You remember when you were little and had to go get vaccinated at the doctor's office? Your mom would try to prep you for what was coming while at the same time try not to freak you out. But once the word "shot" was mentioned it was over. There's really no way to sugar coat it. Your mother has basically just said: "You are going to get stabbed by a piece of sharp metal, injected with small amounts of live viruses. It will be painful, it will be bloody you will cry and I will be standing by holding the coats of the ones who do this to you"
You are fearful. You try to protest. You fake a fever. She doesn't buy it. There's nothing you can do. It's coming. The needle is coming.
The worst moment of the whole ordeal is when they ask you to "Hop up on the table." They wipe your arm with the alcohol pad. There is nothing left to do but panic. So you wiggle, you cry. Your mother holds you down.
Before you know it, it's over. And you can relax. It turns out, it wasn't really that bad. Now you get an awesome Garfield bandaid and maybe a sticker.
Putting your firstborn in school is pretty much exactly like getting a shot. Except the process was about a year and a half long for me. Without going into tons of detail, we began asking God what to do about Jack's school when he was four about to turn five. Although Jack seemed plenty capable of entering kindergarten last year, we felt it would benefit him in the long run if we waited one more year. I can't tell you how much he's grown and matured in the last year. As of today, I'm so glad we had him wait.
Here are the beginning of the day pictures:
Jack, you cannot blame the goofiness of these pictures on my inability to dress you. It was all you man.
He was smiling as we headed out to the van at 7:30. The brothers and I walked him to his class. His teacher met us at the door and gave Jack some directions. We waved goodbye and told him we'd be back later. I dropped off a confident excited young man. Nobody cried.
Ty and Austie and I ate Little Debbie donuts in the parking lot (our try-not-to-be-sad treat). Then we went home and had a really nice day. It was strange not having a big boy around. I felt like I'd gone back in time to when I only had three and my oldest was 4. It was weird. We did chores, played outside, watched an episode of Mighty Machines and then met friends at the park. We came home, everyone fell asleep. The alarm told us to wake up and go get Jack.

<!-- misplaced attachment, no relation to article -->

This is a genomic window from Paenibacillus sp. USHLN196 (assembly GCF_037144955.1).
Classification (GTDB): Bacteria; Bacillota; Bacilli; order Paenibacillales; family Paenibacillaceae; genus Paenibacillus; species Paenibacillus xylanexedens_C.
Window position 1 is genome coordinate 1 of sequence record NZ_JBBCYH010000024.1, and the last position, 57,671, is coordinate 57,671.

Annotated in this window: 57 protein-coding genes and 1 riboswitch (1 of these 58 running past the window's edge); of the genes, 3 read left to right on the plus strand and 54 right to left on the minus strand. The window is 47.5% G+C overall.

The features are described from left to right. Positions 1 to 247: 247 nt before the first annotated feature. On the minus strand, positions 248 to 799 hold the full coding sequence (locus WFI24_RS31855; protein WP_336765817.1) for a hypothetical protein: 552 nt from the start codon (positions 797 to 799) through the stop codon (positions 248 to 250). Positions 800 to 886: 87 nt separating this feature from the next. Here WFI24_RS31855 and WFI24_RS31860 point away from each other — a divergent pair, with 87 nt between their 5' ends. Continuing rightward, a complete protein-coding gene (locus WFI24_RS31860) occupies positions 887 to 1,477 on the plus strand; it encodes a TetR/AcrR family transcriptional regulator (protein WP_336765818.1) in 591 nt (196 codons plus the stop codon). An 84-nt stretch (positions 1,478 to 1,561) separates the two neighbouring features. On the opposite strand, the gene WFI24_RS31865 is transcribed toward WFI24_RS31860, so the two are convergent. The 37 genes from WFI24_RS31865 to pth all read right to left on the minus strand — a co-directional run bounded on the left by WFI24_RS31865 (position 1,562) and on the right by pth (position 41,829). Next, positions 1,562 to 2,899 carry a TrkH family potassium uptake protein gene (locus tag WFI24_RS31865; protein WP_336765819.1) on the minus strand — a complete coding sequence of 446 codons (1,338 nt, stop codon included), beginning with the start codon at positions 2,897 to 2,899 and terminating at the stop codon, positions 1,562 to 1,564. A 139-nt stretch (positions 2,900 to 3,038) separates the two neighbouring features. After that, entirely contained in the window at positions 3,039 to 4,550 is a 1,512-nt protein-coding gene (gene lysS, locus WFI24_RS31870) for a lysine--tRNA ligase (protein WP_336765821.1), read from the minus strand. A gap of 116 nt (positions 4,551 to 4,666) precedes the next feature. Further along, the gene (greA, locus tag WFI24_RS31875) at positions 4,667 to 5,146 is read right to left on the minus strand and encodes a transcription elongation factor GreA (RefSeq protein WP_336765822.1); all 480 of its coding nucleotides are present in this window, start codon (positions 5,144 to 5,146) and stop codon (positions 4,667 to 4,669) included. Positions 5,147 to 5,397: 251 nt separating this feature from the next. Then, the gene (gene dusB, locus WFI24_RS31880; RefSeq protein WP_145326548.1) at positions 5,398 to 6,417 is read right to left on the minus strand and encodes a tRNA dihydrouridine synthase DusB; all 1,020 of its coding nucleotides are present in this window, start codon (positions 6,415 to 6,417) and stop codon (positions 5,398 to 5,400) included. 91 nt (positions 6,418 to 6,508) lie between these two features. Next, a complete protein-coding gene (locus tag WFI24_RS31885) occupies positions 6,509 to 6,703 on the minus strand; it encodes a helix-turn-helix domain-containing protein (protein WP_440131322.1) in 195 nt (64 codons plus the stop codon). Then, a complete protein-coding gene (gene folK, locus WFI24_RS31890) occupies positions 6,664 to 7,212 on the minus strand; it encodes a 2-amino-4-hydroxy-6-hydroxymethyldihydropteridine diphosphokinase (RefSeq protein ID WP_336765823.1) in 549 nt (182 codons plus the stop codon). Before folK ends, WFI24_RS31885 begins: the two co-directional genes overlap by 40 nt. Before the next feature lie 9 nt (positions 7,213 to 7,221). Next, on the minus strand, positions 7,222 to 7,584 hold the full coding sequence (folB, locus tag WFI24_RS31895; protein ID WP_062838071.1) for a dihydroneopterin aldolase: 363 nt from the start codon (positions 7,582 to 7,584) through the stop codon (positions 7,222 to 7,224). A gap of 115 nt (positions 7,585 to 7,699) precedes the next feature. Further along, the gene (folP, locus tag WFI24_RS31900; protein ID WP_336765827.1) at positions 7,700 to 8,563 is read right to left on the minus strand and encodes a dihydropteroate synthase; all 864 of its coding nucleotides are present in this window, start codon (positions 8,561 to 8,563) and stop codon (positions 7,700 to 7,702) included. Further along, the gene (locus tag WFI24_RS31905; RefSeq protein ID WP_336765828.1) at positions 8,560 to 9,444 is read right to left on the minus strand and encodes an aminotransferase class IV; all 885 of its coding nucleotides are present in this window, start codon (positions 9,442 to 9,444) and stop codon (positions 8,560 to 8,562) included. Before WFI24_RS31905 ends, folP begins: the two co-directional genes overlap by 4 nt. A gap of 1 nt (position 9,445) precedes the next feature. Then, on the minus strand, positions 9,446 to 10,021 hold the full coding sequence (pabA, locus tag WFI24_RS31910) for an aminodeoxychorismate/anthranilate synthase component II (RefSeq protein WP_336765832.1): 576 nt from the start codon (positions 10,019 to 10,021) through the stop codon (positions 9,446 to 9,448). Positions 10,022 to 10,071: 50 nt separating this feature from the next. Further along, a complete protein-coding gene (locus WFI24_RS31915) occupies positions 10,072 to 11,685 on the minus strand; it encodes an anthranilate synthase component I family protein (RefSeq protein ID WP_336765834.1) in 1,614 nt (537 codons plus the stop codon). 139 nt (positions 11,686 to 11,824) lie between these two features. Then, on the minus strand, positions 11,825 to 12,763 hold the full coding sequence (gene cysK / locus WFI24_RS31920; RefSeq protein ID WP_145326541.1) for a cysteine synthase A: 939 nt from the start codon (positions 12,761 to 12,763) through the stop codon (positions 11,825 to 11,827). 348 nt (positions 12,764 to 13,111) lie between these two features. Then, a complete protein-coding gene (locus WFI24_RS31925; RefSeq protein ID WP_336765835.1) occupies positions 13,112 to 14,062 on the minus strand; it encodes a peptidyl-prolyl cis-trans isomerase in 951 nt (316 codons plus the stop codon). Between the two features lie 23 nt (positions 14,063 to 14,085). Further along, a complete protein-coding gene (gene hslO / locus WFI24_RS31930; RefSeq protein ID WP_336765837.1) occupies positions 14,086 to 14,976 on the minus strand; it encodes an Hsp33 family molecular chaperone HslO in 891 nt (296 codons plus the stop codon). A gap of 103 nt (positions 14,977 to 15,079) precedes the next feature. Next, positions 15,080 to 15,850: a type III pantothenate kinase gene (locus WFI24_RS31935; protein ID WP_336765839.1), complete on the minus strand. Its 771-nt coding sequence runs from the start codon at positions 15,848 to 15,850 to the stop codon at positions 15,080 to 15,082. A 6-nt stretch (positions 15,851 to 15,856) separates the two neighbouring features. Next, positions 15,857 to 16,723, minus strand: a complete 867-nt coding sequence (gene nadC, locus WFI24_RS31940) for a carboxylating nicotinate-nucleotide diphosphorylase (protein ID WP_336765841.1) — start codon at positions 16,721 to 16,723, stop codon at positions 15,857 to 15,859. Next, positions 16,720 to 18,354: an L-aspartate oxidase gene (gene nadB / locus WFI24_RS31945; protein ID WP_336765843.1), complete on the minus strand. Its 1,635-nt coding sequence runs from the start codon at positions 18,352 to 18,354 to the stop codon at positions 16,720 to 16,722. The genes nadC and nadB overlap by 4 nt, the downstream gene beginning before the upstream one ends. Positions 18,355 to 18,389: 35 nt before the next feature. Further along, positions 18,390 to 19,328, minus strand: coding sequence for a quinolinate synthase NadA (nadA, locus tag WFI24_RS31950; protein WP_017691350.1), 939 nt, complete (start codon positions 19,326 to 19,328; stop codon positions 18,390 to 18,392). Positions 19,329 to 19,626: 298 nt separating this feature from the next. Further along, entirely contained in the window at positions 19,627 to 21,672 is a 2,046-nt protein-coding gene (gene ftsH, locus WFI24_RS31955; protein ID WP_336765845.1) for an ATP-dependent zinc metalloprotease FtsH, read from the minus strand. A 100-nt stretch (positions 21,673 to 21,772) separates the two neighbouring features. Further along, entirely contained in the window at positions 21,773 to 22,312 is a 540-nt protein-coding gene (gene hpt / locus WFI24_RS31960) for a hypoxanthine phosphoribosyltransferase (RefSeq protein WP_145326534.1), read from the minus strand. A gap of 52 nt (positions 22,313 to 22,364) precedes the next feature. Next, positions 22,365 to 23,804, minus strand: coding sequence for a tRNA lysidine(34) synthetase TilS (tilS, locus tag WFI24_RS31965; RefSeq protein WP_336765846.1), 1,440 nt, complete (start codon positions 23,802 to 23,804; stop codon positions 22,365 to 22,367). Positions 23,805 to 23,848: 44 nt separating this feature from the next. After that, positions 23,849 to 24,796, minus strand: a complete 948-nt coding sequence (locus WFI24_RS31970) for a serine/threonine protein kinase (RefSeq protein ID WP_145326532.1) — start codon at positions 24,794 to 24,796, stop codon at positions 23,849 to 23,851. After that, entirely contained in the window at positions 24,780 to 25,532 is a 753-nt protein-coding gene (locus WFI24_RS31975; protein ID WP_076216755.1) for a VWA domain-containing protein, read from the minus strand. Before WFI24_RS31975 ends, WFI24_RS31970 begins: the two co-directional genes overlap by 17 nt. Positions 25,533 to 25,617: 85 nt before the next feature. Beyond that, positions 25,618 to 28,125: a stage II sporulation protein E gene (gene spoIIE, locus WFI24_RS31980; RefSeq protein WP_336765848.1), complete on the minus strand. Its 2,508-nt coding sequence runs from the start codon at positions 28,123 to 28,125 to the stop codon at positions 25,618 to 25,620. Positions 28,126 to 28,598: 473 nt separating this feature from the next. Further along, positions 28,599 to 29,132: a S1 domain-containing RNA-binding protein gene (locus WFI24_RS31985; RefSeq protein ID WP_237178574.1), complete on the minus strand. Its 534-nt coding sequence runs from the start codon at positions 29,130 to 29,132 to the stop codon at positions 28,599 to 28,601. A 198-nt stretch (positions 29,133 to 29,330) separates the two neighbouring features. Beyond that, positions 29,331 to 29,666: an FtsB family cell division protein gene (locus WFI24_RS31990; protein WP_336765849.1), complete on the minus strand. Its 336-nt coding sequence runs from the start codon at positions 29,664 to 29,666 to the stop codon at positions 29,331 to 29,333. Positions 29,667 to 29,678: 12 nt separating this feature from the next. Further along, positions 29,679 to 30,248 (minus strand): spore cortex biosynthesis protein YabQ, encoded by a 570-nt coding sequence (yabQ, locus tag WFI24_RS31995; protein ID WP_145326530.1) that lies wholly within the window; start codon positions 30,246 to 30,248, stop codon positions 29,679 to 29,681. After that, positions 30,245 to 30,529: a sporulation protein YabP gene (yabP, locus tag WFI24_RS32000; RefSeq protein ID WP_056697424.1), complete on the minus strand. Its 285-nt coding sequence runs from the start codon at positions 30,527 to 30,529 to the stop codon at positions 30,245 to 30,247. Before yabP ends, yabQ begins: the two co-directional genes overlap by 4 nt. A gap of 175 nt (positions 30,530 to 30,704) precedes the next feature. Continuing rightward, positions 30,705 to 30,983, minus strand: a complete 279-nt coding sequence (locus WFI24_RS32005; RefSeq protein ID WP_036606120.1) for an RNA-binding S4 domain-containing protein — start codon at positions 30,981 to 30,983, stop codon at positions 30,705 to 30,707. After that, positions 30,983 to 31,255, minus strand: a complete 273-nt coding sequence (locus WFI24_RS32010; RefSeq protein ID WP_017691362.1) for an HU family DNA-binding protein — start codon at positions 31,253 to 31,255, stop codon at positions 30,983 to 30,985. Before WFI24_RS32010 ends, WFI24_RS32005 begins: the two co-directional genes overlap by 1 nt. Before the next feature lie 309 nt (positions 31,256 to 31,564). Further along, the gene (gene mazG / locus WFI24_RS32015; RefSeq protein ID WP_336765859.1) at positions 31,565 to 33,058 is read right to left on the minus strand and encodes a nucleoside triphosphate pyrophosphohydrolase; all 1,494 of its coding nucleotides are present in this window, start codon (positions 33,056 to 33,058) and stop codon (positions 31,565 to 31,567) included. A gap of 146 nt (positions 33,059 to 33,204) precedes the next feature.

It was over. Whew. We had made it. It turns out, it wasn't really that bad.
Jack, oh yes, he also had a good day. He was eager to tell us about the science lab, about the discipline procedures, about the kid who broke the rules and about lunch. Let me tell you about his lunch...
To preface this, I want to remind you of the effort that went into making sure everything was just so for this special day. It wasn't just Jack's reputation on the line here. This was my chance to make a good first impression at this school. His lunch, first off, needed to contain food. I broke the sabbath by grocery shopping on Sunday to make this possible. Second, it needed to be healthy. Surely spinach and carrots would do the trick. (Who do I need to see about getting my gold star?) Third, it needed to be filling. I layered a generous portion of turkey on his sandwich. Fourth, not messy. He wore a white shirt. See also my concern from yesterday involving ketchup. I did not put any ketchup or mustard on the sandwich just a very tiny amount of dressing.
I pretty much nailed lunch. You can understand then, why one of my questions on the way home was:
Me: "Jack, did you like lunch time?"
Jack (grins): "uh-huh."
Me: "Did you like the cafeteria?"
Jack: "Yes! It had a place where you could get in line and wait and get a hamburger and french fries and something I didn't like and something else that looked like..." (You could see his little brain trying to figure out how to describe this dish. He gave up and moved on.) "...and they would ask you what you wanted."
Now I'm grinning. It was so fun to get to hear him tell of his experiences. Since I couldn't be there with him, this was the next best thing.
Me: "Oh, cool. Did you eat all the lunch I sent you?"
Jack: "Yes, and a hamburger."
Jack: "Well, when I got in there, the line was so long. It was all the way to the door. But after I got done eating there were only two people in line so I got in line and got a hamburger."
Me: "Really?... Did they ask you for money?"
Me: "What did you tell them?"
Jack: "I told them that I only had two things* in my lunch and that I was still hungry so they gave me a tray.
Thanks Jack. Thanks for that.
Sure enough, I opened his folder and there was a note from his teacher.
Tomorrow we are sending money to pay his tab. And we discussed saving hot lunch for special days or days when we don't have any food in the house.
Jack's first day artwork:
So there ya have it. And just so you know. I'm attributing everyone's good day to the fact that several people prayed for us. Today had a totally different feeling than yesterday and think it had something to do with hope.
*That was a lie. He had four things in his lunch.